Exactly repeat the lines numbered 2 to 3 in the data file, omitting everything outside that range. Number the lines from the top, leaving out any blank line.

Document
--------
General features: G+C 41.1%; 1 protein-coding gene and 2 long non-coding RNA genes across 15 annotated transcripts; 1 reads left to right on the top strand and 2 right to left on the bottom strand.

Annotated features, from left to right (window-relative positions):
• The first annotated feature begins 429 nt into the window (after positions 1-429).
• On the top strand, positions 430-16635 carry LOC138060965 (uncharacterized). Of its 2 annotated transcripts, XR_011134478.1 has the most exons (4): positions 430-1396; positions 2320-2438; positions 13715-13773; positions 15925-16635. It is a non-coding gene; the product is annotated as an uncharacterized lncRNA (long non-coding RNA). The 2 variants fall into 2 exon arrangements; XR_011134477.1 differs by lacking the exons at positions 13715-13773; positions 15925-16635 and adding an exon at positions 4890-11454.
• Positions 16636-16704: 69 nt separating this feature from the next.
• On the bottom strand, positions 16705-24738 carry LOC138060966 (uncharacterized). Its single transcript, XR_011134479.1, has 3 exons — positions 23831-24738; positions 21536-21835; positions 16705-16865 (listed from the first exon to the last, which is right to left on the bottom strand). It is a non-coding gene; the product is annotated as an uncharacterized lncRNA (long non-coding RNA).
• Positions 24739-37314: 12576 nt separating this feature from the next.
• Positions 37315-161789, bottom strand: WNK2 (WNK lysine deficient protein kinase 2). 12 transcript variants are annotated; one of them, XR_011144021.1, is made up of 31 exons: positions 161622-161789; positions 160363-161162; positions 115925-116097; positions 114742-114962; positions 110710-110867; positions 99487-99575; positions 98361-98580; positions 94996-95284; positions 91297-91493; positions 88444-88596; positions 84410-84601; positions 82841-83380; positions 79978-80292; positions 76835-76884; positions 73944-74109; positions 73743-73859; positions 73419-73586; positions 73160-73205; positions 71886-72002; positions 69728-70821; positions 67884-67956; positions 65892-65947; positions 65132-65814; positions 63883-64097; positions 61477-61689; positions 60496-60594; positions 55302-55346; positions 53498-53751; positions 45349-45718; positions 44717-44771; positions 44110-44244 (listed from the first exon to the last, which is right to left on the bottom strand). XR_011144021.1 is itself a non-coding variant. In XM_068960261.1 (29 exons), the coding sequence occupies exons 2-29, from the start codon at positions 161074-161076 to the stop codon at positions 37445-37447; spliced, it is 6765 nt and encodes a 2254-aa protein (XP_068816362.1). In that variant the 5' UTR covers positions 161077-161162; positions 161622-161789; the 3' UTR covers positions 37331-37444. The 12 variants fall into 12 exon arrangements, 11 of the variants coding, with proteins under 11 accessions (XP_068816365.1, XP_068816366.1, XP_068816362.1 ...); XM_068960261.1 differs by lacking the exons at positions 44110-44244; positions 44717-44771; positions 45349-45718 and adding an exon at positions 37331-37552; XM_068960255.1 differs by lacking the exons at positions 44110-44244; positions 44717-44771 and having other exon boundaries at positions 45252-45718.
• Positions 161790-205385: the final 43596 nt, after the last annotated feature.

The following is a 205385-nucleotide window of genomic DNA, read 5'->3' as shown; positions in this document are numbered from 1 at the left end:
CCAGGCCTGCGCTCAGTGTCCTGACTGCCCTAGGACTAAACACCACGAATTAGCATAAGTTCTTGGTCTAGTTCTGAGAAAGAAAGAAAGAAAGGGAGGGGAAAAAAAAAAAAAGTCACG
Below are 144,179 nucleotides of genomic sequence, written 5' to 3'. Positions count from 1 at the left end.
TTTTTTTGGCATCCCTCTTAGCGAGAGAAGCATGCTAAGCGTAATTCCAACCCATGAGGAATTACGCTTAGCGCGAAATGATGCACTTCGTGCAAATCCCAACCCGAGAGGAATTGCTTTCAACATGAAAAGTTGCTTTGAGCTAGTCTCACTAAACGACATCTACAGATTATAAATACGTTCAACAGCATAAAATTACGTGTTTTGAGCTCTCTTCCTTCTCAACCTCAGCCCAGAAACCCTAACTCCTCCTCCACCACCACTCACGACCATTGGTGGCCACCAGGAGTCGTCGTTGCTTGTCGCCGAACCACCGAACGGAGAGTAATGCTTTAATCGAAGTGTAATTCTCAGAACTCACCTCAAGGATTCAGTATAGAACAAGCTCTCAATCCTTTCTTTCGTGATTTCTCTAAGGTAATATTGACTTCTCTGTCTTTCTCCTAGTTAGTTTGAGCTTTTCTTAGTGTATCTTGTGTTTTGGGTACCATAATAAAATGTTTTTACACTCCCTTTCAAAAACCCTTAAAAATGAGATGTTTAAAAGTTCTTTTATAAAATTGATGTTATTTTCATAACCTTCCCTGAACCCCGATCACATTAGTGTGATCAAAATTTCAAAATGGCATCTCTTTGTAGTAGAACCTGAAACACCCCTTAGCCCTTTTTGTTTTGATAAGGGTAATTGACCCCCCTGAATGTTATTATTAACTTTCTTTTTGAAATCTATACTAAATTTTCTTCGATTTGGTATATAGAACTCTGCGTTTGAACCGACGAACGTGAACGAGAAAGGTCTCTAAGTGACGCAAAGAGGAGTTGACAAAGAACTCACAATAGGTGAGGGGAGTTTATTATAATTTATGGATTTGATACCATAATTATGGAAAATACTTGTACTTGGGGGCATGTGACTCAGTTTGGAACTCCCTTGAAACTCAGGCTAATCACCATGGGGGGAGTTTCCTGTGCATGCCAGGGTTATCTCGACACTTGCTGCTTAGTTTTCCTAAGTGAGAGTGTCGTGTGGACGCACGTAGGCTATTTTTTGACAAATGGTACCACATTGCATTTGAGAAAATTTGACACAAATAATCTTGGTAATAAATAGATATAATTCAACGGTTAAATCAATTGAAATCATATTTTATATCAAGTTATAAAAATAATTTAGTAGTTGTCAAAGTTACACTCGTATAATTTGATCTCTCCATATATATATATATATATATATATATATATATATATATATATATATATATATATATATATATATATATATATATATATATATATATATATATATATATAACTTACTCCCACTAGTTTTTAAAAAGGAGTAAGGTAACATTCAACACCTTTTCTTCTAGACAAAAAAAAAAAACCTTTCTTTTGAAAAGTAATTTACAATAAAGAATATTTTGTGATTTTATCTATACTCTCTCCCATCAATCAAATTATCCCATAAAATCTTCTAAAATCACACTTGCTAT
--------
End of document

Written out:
Annotated features, from left to right (window-relative positions):
• The first annotated feature begins 429 nt into the window (after positions 1-429).